Mooney Goes Wild, Sunday February 19th 2017

On Mooney Goes Wild tonight...

On Mooney Goes Wild tonight...

Today we meet the author of a new book that examines myths and legends about the Eurasian Crane, and its place in Irish culture.  We ask for your support with our entry in the European Tree of The Year competition.  And Eanna ni Lamhna visits an exhibition about Ireland's first female botanist!

European Tree Of The Year Competition

Leaves on our native Irish trees are coming into leaf, heralding the arrival of Spring in just a few weeks time.  And it’s that time of year when our thoughts turn once again to an event which celebrates the wonder of trees, not just in Ireland, but right across Europe.

Hugh O’Flaherty’s ‘The Hero Trees’ in Killarney, Ireland's entry for the European Tree Of The Year competition

The European Tree of the Year is a title which doesn’t necessarily go to the oldest, tallest, biggest, rarest or most beautiful tree, but instead goes to a loved tree with a story that can bring a community together.  This year, Ireland’s nomination is a grove of trees in Killarney, called Hugh O’Flaherty’s ‘The Hero Trees’.  The organisation which nominated the trees is called Just Forests (, and its founder, Tom Roche, joins us now to tell us about it...

How can you vote?

Anyone can vote by visiting  Only one vote per e-mail address is allowed, and according to Killarney National Park, “at least 30,000 votes [are needed] to get us into the top three”.  Voting takes place from February 1st to February 28th 2017, and votes in the last week (from February 22nd to 28th) are secret, meaning that preliminary vote counts will not be available on the web page.  The results will be announced at the Award Ceremony in Brussels, on March 21st, where the winners will be awarded.

Who was Hugh O’Flaherty?

During WW2 in occupied Rome, Monsignor Hugh O'Flaherty helped to save some 6500 people (Anti Fascists, Jews and Allied POW escapees) from Nazi capture and almost certain death, by hiding them in safe houses and apartments throughout Rome.  A 1983 movie called The Scarlet And The Black, which told the story of this liberation, starred Gregory Peck as Monsignor Hugh O'Flaherty.  These trees were planted in 1994 to commemorate the 50th anniversary of the liberation of Rome and the success of the Monsignor’s escape organisation.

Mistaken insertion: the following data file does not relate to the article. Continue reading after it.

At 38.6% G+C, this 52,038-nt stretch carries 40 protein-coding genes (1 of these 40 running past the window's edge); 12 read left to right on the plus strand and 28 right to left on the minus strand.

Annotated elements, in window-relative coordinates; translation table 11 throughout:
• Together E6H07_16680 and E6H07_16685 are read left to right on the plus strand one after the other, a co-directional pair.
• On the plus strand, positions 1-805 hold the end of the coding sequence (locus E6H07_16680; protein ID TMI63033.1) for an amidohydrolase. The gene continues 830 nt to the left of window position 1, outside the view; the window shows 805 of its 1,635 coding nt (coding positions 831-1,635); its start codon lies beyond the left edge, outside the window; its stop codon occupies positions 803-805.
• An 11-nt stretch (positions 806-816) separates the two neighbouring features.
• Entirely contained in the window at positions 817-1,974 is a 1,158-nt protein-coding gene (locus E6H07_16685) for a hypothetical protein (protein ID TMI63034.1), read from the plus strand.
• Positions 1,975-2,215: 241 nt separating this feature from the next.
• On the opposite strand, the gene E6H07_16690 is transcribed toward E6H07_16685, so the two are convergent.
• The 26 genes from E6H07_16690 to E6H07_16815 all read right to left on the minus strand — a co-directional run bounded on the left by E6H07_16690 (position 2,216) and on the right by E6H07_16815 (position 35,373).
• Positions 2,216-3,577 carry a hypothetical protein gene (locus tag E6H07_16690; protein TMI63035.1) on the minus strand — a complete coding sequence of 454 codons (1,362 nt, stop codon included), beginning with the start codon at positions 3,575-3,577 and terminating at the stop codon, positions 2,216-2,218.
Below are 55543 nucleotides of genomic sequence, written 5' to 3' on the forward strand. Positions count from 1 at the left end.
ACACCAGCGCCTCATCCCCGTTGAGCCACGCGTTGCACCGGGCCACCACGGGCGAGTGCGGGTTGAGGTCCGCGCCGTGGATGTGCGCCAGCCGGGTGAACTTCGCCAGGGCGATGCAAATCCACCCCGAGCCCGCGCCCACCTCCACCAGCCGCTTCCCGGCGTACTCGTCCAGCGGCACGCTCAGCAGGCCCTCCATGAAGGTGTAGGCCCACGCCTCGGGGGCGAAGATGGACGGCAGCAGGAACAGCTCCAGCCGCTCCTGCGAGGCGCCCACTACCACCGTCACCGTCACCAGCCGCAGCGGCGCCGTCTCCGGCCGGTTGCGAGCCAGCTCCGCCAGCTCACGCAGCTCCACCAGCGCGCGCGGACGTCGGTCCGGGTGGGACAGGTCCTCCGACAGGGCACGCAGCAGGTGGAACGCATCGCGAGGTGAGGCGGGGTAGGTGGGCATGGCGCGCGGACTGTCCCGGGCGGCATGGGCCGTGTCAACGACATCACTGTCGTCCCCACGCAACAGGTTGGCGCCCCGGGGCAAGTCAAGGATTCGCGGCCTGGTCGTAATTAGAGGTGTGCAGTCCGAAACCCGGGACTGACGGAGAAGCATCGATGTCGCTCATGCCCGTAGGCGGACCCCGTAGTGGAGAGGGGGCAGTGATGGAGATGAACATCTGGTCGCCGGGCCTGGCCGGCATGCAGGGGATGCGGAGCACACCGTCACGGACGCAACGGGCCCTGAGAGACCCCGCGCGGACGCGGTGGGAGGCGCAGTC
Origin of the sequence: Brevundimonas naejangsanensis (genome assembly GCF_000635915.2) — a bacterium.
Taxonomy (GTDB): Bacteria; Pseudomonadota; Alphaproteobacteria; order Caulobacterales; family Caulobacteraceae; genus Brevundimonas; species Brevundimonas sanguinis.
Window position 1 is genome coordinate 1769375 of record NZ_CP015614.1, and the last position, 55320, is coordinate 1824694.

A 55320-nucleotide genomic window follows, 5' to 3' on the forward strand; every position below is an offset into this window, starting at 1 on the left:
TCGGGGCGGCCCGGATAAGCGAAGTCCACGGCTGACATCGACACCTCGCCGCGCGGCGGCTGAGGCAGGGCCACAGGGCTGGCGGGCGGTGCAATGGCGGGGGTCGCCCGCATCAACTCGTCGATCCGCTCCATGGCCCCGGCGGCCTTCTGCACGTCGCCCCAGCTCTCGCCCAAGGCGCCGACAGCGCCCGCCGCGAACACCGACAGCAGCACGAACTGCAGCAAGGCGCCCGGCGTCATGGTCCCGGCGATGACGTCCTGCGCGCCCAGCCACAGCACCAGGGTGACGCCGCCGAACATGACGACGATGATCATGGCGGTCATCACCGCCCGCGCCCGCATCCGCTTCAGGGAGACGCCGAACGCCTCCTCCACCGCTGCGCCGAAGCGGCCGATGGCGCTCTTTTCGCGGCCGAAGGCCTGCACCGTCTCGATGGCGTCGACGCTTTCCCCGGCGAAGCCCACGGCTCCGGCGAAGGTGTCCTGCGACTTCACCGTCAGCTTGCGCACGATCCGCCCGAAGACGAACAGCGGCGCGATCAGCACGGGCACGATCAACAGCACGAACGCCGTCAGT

Left: Monsignor Hugh O'Flaherty (pic:; Right: Brendan Kennelly (pic:


The poet Brendan Kennelly wrote the poem Hugh O'Flaherty's Trees in June 1994:

   There is a tree called freedom and it grows

   Somewhere in the hearts of men,

   Rain falls, ice freezes, wind blows,

   The tree shivers, steadies itself again,

   Steadies itself like Hugh O’Flaherty’s hand,

   Guided trapped and hunted people, day and night

   To what all hearts love and understand,

   The tree of freedom upright in the light.


   Mediterranean Palm, Italian Cypress, Holm Oak, Stone Pine,

   A peaceful grove in honour of that man,

   Commemorates all who struggle to be free.

   The hurried world is a slave of time,

   Wise men are victims of their shrewdest plans.

   Pause, stranger. Ponder Hugh O'Flaherty's tree

To find out more, visit the website of the Hugh O'Flaherty Memorial Society:

National Tree Week 2017

Eanna ni Lamhna joined us in studio to chat about National Tree Week, which will be taking place from Sunday, March 5th until Sunday, March 12th.  It is organised by the Tree Council Of Ireland, and their main sponsor for Tree week this year is Applegreen.  They also receive sponsorship in the form of trees available for planting during the week from Coillte.  For further information, visit, e-mail or phone (01) 493-1313.  Or follow @3Council, or use the hashtag #national3week!

Ireland's First Female Botanist

The life and work of Ellen Hutchins, the trailblazing young naturalist thought to be Ireland’s first female botanist, is been celebrated at an exhibition at Trinity College Dublin.  Ellen died of consumption aged just 30, in 1815.  But in her short lifetime she excelled in botanical discovery, and in an era long before women were accepted in the sciences.

Many scientific listing of mosses, lichens, liverworts or seaweeds bear Ellen Hutchins's name.  We sent our own esteemed female botanist, Eanna ni Lamhna, along to the exhibition at Trinity, where she spoke to John Parnell, Professor of Systematic Botany, School of Natural Sciences, Trinity College Dublin, and to scriptwriter Sean Moffatt...

From left to right:

i) Seaweed specimen collected by Ellen Hutchins in Bantry Bay - Fucus capilliaris - Image courtesy of The Herbarium. Botany Dept. Trinity College Dublin

ii) Seaweed specimen collected by Ellen Hutchins in Bantry Bay - Fucus sanguinieus - Image courtesy of The Herbarium. Botany Dept. Trinity College Dublin

iii) Seaweed specimen collected by Ellen Hutchins in Bantry Bay - Fucus Capilliaris - Image courtesy of The Herbarium. Botany Dept. Trinity College Dublin